Jun 17, 2007

Oh, so that's why the Bible

I like archaeology (can't spell it, but I like it). I like stuff about religion. I am fortunate enough to belong to a culture where the two get combined all the time, thanks to a book that's actually a collection of books, called The Bible.

Fact or fiction, God's actual words, or just men's. This is the debate about the Bible. Add to that debate the book "The Bible Unearthed", a very scholarly archaological look at the history of ancient Israel and the version of it that's in the Bible. Because it is such a scholarly read, it took me a while to get through it. Not exactly a page-turner, but for anyone who wants to know about the buried past of Israel, this book will tell all. With maps.

I finished the book because it had one hook: After all this archaeological digging around (no pun intended) in the Bible passages, the authors promise that there was a reason why the Bible was written after the fact, and therefore ended up with a screwy timeline and some folks doing some things at a time when they just couldn't have. (I'm sure I'm not revealing anything surprising if I say Solomon did not build the temple.)

The why of it, why those stories, why then, was to help to define a people. The interesting part is that the message is still universal: It's about the rights of the oppressed, the desire for fairness and democracy, while keeping society and traditions intact. Bet you didn't know that's what leaving Egypt and all that fighting was about. I didn't either.

So, God didn't write the Bible. People did (I'm sure I didn't reveal anything surprising there, either). So, does that invalidate the Bible? Or God? Or the religions that rely on the Bible? I don't think so. It does invalidate claims that the Bible's words should be taken literally, at absolute face value. It does not, however, invalidate the intention and message of the Bible. Myths, fables, allegories - all hold up a mirror to our human condition, our thoughts, our experiences, showing us the truth about ourselves without demanding that we assume the stories themselves are true. Same thing with the Bible: It contains every human condition, every human problem - and presents us with solutions and outcomes. In "The Bible Unearthed", the digging around found the seeds of democracy; the Bible is a legal and political mirror, too, and a timeless one.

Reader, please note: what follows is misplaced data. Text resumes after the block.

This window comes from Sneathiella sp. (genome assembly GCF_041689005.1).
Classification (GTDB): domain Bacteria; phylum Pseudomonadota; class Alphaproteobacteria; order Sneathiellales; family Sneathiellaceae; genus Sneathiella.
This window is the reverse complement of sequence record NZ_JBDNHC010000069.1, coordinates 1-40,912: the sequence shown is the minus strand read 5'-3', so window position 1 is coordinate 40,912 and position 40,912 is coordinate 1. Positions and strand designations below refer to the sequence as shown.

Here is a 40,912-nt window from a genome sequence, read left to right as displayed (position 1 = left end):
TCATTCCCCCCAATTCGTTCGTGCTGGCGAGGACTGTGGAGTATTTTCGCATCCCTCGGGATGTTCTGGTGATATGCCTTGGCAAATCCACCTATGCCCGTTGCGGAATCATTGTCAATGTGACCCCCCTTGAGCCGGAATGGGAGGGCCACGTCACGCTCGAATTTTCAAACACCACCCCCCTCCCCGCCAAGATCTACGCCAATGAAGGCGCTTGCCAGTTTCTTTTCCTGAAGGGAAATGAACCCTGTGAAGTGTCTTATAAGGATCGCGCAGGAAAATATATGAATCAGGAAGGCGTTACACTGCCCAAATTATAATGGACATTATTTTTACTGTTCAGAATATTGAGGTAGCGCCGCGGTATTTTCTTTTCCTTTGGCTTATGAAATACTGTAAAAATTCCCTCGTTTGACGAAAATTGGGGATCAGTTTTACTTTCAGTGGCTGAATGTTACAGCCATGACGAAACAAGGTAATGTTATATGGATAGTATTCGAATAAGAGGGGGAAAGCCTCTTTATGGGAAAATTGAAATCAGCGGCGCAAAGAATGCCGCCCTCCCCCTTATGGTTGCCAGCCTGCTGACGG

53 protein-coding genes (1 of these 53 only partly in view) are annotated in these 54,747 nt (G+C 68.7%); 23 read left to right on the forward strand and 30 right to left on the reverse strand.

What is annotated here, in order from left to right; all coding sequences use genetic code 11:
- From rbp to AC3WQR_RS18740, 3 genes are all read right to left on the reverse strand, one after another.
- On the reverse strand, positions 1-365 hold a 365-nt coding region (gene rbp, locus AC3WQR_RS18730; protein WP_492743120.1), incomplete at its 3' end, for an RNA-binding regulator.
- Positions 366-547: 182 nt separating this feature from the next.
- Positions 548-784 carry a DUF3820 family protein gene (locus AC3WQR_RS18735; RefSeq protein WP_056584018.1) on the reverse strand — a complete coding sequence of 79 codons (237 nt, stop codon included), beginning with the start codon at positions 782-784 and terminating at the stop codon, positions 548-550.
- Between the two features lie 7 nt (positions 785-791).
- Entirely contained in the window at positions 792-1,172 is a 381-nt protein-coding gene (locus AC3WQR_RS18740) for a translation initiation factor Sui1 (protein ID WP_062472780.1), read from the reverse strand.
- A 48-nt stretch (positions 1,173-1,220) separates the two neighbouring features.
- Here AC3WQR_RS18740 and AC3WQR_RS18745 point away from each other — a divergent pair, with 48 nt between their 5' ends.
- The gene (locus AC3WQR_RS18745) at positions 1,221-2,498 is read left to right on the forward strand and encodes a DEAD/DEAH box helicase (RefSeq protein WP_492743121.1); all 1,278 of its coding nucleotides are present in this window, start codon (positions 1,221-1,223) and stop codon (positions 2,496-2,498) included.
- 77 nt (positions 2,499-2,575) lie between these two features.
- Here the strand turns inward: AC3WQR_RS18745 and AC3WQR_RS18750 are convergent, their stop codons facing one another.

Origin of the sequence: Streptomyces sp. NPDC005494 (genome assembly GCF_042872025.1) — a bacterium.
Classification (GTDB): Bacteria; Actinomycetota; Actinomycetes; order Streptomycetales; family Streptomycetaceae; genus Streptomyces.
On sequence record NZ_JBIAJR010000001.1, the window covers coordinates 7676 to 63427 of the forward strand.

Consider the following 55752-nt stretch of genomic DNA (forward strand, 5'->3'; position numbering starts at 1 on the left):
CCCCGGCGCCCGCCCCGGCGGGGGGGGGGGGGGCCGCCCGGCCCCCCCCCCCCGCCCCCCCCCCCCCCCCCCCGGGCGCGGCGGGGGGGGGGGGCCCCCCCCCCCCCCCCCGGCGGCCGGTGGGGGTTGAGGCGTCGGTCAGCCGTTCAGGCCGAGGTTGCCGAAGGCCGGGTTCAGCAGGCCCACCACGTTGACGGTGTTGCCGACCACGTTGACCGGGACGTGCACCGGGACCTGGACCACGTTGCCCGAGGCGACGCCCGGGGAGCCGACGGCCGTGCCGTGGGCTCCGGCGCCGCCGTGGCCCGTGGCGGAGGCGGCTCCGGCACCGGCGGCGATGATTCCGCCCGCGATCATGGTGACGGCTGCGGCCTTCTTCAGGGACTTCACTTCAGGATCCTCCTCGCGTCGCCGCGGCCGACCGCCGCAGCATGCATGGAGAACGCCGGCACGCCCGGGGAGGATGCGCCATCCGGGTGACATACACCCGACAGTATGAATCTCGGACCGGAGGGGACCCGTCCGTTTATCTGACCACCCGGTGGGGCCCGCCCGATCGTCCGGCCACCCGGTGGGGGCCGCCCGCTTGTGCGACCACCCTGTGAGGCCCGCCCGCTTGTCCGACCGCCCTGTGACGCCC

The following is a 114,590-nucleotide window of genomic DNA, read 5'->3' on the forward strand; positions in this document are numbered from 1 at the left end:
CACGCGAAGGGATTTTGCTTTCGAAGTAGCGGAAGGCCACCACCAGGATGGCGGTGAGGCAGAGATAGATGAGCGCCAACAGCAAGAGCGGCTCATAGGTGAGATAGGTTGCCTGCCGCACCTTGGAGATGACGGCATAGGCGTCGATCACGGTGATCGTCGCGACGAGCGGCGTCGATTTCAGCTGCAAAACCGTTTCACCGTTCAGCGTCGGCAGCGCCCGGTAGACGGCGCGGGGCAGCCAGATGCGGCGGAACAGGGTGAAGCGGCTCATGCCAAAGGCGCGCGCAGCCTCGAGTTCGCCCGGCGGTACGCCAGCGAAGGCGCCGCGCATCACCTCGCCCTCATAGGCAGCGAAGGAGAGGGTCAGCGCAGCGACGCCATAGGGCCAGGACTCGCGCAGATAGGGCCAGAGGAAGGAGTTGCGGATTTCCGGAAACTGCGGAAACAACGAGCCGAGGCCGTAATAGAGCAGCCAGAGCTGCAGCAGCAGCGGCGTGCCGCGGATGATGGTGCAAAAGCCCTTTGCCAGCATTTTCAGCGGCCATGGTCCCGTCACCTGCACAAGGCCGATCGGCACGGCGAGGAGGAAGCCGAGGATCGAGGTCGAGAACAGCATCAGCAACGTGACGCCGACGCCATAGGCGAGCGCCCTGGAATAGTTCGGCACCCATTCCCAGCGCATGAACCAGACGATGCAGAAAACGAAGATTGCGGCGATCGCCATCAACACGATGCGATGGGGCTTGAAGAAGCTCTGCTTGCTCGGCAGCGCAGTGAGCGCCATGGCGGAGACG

If you want the alternative interpretations of the Bible, I recommend Emmet Fox's (no relation) metaphysical treatments. If you're interested in the archaeological interpretation, I'd be happy to give you my copy of "The Bible Unearthed". You can give me something else in return.

4 comments:

Sravana said...

Keera,
I'd love to read it, if you can send it to TX. I have some stuff you might be interested in - Vedic astrology, loads of chinese med books (though I'd need them back, so that's probably not a good idea), some other books (Elaine Pagels' Gnostic gospels) etc.

Let me know what you think.

M said...

I believe that's one of the books on my list to get.

I suggest to you: Who were the early Israelites and where did they come from? by William G. Dever and In Search of Zarathustra by Paul Kriwaczek which is a really spiffy (reverse) travelogue [*] about the migration of Zoroaster's ideas around the world.

m, sag special, even!

Jen said...

I like archeology, religion and the Bible too :)

Keera Ann Fox said...

Well, Sravana, you have a book coming so send me an address. And you'll find something to part with and send me. :-)

Max, that Zoroaster book sounds interesting. *makes a note*

Jen, if Sravana decides not to keep the book, she can pass it on to you. :-) (I forgive you for knowing how to spell the damn word. I used the British spelling on the cover of the book.)